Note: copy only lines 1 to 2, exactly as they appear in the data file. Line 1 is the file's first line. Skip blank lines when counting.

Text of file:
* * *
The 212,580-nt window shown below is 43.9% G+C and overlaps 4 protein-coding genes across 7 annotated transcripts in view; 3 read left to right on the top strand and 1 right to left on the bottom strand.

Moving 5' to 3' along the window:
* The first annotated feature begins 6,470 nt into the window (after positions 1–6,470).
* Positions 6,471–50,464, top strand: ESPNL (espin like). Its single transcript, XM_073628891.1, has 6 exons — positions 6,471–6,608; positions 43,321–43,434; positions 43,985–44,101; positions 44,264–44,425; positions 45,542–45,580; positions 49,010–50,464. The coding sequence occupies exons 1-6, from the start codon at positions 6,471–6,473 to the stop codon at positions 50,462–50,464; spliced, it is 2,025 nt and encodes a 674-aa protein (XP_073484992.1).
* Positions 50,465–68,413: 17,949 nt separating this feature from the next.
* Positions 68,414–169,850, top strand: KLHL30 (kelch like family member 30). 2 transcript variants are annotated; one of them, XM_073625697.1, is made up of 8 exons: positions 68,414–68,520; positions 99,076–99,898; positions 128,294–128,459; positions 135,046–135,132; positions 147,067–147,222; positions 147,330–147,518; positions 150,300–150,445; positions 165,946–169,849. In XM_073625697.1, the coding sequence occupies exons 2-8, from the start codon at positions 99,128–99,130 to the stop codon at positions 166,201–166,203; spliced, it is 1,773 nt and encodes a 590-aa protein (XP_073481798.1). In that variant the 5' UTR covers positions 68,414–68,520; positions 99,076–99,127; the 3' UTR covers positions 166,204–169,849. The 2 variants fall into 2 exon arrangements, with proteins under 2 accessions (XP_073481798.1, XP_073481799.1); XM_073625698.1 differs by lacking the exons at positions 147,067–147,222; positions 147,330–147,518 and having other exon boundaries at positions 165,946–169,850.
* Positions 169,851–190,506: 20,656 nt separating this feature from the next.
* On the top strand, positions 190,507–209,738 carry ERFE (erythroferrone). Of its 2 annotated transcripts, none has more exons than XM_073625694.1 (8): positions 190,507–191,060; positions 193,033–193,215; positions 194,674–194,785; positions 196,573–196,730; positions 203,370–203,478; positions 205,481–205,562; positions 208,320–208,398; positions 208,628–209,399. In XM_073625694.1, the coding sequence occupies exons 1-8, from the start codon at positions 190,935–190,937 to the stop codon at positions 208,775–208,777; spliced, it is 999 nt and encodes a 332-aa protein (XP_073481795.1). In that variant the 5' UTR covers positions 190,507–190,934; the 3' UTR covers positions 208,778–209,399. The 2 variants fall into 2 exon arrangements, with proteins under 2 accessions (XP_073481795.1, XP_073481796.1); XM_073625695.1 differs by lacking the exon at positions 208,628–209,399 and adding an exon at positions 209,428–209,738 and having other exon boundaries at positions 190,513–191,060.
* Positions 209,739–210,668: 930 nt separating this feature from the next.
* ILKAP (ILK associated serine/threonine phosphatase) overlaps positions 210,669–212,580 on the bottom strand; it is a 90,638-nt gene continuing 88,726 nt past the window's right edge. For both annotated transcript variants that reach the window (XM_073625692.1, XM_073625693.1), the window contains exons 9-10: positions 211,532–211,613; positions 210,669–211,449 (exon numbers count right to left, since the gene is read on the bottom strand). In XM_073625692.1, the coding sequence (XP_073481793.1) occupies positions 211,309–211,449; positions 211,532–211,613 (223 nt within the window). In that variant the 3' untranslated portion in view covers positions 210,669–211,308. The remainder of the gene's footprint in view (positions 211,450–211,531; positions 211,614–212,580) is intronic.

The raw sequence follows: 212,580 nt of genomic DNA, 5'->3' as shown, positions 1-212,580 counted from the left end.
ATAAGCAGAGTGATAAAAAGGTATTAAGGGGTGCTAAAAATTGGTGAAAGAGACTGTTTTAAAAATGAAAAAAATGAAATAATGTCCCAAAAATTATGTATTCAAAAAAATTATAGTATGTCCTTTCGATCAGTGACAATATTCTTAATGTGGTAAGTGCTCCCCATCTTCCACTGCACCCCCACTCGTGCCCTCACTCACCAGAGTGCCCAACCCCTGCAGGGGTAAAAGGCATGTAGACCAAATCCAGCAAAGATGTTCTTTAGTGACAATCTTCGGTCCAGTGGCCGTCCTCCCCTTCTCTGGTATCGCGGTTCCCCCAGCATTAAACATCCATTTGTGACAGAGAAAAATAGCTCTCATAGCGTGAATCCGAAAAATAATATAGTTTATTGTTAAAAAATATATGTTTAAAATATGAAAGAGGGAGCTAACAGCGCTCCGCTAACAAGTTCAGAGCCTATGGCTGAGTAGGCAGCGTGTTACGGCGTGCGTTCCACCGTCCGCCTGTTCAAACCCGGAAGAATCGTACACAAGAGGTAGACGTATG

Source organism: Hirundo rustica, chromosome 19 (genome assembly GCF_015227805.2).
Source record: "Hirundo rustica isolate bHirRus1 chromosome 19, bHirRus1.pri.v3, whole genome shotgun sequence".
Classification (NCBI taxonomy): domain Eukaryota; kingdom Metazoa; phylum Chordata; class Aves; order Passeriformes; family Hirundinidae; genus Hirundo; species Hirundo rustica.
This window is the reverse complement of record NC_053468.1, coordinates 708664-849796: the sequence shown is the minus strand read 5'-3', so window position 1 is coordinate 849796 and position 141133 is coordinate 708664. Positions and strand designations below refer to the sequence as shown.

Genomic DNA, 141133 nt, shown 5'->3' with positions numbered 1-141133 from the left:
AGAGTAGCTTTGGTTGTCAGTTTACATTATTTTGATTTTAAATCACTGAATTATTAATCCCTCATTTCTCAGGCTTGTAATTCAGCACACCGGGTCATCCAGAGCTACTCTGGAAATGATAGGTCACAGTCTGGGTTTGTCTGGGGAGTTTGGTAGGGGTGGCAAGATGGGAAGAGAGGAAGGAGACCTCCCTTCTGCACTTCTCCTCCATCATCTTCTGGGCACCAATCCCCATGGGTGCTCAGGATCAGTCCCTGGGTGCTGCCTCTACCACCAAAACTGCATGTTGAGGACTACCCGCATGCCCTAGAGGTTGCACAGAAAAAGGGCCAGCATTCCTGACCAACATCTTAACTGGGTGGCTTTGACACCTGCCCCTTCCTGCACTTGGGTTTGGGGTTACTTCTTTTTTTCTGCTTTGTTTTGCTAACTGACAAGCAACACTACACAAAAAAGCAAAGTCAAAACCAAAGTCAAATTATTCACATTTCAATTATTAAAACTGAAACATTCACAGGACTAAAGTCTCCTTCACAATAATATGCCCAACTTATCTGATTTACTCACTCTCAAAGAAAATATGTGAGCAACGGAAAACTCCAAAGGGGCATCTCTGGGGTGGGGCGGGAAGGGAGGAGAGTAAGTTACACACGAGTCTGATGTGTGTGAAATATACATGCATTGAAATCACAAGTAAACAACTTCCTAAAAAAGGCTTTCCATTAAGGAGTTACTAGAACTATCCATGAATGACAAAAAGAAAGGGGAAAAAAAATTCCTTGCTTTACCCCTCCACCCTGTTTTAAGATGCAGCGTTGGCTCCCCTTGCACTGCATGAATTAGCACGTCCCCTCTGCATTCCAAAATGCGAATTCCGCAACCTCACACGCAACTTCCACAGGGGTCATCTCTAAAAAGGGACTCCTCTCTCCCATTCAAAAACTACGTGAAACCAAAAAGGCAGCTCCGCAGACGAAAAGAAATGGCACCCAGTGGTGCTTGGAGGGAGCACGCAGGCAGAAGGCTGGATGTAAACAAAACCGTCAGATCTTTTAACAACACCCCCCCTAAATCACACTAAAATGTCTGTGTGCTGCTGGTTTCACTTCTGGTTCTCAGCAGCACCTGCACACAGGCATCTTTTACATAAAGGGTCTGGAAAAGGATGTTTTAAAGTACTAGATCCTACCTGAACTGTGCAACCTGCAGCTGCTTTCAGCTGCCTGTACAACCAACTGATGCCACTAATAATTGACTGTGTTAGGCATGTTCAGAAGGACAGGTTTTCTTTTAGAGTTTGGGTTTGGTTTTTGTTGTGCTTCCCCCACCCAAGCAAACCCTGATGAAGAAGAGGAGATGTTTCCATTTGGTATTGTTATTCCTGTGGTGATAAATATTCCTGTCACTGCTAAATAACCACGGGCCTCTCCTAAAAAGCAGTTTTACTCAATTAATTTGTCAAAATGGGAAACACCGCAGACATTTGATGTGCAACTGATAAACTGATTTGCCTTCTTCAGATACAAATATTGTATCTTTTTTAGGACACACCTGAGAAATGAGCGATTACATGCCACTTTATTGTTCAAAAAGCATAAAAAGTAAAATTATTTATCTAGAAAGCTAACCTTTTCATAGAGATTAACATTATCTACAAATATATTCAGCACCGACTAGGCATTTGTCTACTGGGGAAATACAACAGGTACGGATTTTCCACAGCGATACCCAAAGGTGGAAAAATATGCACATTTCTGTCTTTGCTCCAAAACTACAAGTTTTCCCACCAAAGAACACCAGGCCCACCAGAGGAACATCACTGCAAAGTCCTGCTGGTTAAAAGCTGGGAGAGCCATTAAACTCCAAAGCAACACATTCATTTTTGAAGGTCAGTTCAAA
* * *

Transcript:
The 212,580-nt window shown below is 43.9% G+C and overlaps 4 protein-coding genes across 7 annotated transcripts in view; 3 read left to right on the top strand and 1 right to left on the bottom strand.

Moving 5' to 3' along the window: